By Kellen M. Quigley
The Village of Springville Board of Trustees is making the voice of the village a little more official online with approval of a social media policy.
Mayor Bill Krebs updated the board on the Springville Local Government Media Policy, which he said was begun about two years ago.
“This is a social media policy that outlines how we operate our Facebook page,” he said. “It sets guidelines for our employees, and basically it says only designated employees to post anything on our Facebook page.”
Krebs said the various village departments, such as the police or DPW, cannot have their own social media pages, per the policy, because they are departments of the village and the village only has one official Facebook page.
“It regulates the type of content we put on it that pertains just to the village and official village business,” he said. “Especially during an emergency, getting accurate information out is so important, and this is one way we can do that.”
Krebs said the policy also has criteria for the village’s control of the comments that can be made by the public and if the village can delete those comments.
“It has a whole list of things under the prohibited content section, such as defamatory attacks and threats to persons or organizations,” he said.
Krebs said the village will also stay in compliance with other laws regarding social media.
Village trustee Alan Chamberlain asked if the policy had a clear definition of “social media,” saying the village is using it in terms of Facebook.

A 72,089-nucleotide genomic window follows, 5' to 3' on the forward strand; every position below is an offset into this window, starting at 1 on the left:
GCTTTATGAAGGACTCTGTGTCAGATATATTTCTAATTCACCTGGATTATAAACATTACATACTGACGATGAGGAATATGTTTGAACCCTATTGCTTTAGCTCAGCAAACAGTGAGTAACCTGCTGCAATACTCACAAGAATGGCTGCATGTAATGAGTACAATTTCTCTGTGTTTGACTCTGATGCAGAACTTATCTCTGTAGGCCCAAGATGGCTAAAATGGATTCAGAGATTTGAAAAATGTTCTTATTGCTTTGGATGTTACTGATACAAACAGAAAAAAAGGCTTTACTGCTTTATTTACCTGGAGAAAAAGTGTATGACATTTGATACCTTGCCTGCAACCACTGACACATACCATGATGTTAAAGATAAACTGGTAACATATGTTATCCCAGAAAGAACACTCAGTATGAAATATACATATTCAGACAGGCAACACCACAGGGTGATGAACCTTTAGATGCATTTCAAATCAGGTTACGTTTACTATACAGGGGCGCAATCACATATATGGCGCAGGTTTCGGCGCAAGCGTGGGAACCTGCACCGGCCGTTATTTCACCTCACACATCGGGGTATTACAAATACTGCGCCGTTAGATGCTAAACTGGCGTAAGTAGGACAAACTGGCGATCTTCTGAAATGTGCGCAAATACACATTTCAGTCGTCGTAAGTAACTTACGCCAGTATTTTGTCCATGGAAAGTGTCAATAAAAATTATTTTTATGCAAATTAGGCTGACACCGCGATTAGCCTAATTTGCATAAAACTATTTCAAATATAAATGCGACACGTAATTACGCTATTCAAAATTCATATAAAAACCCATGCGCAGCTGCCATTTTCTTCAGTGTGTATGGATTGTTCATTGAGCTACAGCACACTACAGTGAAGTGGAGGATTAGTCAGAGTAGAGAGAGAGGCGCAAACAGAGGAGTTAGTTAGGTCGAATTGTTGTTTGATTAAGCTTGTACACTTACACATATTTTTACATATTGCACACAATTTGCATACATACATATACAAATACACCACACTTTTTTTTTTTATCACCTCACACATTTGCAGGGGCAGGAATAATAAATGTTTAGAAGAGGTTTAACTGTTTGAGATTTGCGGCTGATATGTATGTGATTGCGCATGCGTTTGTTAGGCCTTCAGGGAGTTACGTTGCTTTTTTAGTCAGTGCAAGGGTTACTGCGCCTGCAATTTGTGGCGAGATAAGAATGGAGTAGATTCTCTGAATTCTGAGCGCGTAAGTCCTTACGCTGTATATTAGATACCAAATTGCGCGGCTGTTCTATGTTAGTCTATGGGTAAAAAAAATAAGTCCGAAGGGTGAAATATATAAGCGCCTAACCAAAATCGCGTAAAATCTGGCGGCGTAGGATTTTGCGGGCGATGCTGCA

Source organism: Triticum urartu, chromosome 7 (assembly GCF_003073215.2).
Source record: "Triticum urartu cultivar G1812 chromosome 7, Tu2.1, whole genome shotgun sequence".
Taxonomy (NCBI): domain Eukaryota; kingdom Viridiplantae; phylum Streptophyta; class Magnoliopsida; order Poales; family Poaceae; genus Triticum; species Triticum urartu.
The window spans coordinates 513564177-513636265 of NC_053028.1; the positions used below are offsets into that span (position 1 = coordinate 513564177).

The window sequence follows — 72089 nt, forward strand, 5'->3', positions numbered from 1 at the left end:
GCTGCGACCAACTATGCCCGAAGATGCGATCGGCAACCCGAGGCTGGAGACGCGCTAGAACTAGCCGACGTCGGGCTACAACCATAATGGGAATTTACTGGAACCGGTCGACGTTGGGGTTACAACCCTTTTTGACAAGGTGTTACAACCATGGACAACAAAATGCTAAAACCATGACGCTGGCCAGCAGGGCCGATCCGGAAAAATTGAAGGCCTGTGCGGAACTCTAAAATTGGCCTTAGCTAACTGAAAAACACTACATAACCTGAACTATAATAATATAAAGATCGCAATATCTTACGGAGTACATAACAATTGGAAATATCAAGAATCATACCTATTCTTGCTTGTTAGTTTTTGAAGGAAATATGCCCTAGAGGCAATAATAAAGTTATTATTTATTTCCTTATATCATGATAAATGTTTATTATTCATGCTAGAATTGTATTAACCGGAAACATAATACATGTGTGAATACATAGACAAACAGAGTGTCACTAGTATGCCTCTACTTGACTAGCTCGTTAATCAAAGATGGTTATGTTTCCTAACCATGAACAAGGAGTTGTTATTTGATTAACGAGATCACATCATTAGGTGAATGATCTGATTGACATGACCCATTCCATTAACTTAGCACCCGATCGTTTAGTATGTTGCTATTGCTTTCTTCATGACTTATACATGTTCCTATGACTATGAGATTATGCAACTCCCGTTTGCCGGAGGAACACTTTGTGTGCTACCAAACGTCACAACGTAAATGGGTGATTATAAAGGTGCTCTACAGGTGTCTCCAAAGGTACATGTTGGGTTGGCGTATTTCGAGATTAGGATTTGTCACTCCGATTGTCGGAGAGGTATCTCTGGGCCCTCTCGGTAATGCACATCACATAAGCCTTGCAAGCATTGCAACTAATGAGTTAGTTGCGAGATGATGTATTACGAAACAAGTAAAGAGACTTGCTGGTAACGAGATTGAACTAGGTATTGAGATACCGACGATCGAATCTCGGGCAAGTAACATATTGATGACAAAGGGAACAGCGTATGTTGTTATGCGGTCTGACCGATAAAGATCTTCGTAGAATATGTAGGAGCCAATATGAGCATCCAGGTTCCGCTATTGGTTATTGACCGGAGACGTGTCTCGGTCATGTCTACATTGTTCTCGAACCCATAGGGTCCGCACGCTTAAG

Krebs said the language is in the policy and does cover the village legally, but it is also not too specific.
“I saw this as a policy guiding us for right now, but we also have Code Red and because of our municipal standing we’re involved in New York Alert,” he said. “When I think of emergency things, we push information that comes off of NITTEC, but those are all official types of functions.”
Although the village doesn’t have other social media accounts such as for Twitter or YouTube, Krebs said there is no reason why sometime in the future that the policy could be amended to include those if the village creates accounts for other social media.
“The intent here is that there are no other social media unless it’s board approved,” he said. “We were alerted to that danger where a superintendent of public works or police chief started their own Facebook and pushing out information that is not accurate or is self-serving to their own department.”
Trustee Nils Wikman said the policy is a good thing to make sure there aren’t a lot of off-shoots, noting that sports teams for some schools all have their own Facebook pages and can be unregulated.
Krebs said the other issue is the policy addresses is archival data, which is important if the village decides to delete an inappropriate comment.
“This policy says people can comment on our posts, but the other option is to lock down all comments and say the public can’t comment,” he said. “We decided that it wouldn’t be a good idea because when people can comment on it, you not only get feedback from residents but it helps push out information that might be very important.”
However, if someone violates the policy by posting vulgar or slanderous terms and the village decides to take it down, the comment is still archived.
“Just because you take it down doesn’t mean you throw it out,” he said. “It gets a little complicated, but I think we as a village are better serving our community by having a Facebook page, even though there are a lot of growing pains.”